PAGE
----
Tips for an Employee Handbook Tune-Up

It’s Spring and employers’ hearts turn to thoughts of… employee handbook tune-ups.  The end of the first quarter is often a good time to check your current employee handbook to be sure it’s current and comprehensive.  Some areas to review are:

  • Up-To-Date Policies:  Are you current in such ever-changing policies such as social media, privacy, drug and alcohol testing, cell phone reimbursement, tuition reimbursement, and employee leave rights?  Has the size of your company changed so as to affect the statutory applicability of certain leaves?  For example, the FMLA and many other statutory leaves are based on the size of the employer’s workforce and their applicability may change as your workforce contracts or expands.
  • Training:  Are all supervisors trained to be able to fairly and uniformly implement the policies in your employee handbook including newly-hired or promoted supervisors?  This is important not only for the ongoing enforcement of policies, but also helps to protect against discrimination and employer vicarious liability for employee actions.
  • Fruits of Experience:  Have recent workplace situations shown that certain policies are not workable or well-suited to your organization?  This is the opportunity to revise outdated or unenforced policies – especially those that come from “off the shelf” sources.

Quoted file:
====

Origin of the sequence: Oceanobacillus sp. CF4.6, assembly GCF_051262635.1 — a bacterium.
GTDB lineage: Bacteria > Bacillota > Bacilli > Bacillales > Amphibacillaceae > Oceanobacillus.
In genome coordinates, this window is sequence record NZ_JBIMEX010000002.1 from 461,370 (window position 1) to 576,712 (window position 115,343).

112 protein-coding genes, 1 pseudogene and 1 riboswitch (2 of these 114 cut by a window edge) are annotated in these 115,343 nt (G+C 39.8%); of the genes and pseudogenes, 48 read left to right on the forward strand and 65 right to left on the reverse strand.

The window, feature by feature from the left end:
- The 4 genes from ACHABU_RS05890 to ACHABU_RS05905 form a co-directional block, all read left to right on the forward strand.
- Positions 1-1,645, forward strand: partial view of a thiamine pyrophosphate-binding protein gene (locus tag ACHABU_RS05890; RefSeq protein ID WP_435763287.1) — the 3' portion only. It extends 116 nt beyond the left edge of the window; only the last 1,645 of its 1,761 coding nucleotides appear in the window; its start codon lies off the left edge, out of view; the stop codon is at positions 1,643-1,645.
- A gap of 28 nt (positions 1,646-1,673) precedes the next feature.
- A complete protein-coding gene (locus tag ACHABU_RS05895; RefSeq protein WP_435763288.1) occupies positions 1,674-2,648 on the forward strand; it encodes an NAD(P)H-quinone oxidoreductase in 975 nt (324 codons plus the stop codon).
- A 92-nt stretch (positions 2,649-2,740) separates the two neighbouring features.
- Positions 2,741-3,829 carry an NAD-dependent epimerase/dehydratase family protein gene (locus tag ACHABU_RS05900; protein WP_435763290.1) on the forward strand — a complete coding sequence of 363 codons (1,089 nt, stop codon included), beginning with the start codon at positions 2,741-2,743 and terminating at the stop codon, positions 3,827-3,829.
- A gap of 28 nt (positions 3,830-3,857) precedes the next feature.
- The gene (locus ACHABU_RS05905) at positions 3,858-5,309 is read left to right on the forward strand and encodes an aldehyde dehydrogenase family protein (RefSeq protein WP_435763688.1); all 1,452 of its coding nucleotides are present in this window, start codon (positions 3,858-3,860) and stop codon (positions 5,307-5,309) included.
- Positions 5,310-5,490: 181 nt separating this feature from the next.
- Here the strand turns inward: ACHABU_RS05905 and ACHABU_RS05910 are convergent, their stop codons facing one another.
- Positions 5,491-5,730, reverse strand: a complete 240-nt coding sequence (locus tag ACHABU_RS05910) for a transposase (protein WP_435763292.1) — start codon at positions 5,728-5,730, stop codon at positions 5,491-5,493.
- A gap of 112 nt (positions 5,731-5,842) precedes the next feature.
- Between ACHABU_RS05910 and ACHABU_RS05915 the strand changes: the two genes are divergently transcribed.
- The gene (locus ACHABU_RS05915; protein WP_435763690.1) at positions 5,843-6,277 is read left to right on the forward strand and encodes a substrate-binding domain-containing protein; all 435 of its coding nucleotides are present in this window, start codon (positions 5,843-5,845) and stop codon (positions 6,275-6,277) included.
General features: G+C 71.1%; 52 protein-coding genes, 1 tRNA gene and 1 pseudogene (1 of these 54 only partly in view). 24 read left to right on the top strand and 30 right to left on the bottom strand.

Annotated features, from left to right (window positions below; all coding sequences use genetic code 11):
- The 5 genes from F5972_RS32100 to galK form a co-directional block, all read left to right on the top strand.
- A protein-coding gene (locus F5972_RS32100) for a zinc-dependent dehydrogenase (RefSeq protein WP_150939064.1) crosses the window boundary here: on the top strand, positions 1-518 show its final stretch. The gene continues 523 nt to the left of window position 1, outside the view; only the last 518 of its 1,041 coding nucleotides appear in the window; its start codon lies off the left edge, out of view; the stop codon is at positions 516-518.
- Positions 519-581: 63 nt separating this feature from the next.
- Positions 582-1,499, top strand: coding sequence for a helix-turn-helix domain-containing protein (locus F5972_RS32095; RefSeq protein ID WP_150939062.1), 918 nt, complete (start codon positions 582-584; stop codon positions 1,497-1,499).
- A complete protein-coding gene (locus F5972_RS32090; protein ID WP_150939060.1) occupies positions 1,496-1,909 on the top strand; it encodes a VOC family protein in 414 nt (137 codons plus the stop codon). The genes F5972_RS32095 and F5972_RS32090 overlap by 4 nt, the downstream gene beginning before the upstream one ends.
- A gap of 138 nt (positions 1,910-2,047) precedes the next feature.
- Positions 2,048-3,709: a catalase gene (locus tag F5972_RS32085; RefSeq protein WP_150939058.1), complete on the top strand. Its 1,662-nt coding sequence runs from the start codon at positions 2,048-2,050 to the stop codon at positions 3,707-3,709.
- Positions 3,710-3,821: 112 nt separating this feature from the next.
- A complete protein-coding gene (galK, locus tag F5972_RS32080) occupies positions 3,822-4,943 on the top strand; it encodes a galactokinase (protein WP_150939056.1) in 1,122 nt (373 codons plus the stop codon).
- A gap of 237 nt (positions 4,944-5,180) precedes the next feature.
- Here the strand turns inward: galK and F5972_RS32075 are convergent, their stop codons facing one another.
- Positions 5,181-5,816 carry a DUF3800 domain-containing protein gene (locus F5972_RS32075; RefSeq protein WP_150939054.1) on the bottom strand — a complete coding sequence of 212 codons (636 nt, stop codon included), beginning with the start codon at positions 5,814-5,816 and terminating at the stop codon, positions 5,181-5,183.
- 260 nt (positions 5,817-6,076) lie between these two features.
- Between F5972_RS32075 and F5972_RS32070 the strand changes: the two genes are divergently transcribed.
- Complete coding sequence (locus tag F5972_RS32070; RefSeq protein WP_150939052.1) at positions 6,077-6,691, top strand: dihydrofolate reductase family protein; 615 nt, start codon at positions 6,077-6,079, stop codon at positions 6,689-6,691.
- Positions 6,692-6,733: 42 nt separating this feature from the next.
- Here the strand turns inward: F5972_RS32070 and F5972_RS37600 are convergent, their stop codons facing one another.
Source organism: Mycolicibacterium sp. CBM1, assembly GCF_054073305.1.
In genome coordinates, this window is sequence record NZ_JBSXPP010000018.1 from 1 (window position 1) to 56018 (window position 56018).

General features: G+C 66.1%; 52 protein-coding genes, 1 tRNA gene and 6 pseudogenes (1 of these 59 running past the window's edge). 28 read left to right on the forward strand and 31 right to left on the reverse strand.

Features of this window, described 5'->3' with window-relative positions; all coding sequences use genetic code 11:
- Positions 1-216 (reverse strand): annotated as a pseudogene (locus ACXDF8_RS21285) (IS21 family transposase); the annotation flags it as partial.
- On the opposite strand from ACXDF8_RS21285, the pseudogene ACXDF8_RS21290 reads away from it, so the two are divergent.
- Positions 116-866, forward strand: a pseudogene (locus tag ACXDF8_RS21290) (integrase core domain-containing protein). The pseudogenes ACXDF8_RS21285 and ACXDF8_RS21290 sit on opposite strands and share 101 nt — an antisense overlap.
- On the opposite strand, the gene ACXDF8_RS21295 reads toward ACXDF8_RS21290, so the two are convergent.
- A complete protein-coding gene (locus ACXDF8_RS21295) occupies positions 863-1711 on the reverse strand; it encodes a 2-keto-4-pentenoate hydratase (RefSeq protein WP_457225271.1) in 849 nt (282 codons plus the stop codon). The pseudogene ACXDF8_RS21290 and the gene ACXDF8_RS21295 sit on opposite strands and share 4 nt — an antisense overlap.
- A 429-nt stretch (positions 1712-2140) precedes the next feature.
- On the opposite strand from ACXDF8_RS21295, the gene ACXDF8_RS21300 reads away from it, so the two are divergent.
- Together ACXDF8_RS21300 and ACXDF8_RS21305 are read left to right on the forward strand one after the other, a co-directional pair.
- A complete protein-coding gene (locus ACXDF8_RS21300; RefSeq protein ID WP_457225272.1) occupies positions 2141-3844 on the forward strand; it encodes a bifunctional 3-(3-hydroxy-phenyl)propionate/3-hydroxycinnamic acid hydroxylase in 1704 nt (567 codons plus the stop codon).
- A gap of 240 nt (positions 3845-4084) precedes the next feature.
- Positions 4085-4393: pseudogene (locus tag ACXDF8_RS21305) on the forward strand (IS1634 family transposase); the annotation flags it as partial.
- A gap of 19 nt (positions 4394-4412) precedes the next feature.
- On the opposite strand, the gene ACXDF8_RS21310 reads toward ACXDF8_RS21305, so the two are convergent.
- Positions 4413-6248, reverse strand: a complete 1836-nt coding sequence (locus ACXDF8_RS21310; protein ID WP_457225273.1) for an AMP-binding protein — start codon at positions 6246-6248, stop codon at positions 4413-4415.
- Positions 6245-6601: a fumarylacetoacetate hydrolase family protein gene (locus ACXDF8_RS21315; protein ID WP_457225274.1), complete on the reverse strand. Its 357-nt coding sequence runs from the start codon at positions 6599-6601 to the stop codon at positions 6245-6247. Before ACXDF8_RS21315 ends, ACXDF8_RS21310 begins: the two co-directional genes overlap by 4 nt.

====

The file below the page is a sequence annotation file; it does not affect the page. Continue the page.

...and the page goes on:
• New Policies Incorporated:  Have all new policies implemented since the last handbook revision been included in both your hard-copy employee handbook and any online versions of your employee handbook?
  • Signatures:  Do you have all employees’ signatures on handbook acknowledgement forms?  A signed employee acknowledgment prevents an employee from being able to claim he or she had no knowledge of a policy.

Takeaway:  Like anything that gets wear and tear, your employee handbook needs occasional maintenance.  The suggestions above are just a few common tips for a handbook check-up.  HR organizations have many more tips and your counsel may have a few ideas too.

About Neal Buethe

Neal Buethe is Head of Briggs and Morgan’s Employment, Benefits and Labor Section. Neal represents professionals, executives, for-profit employers, and non-profit organizations in employment and related matters. He is general counsel to several non-profit corporations, including religious organizations. For Neal’s full bio, click here.

Posted on March 19, 2012, in Employment Policies and Agreements. Bookmark the permalink. Leave a comment.

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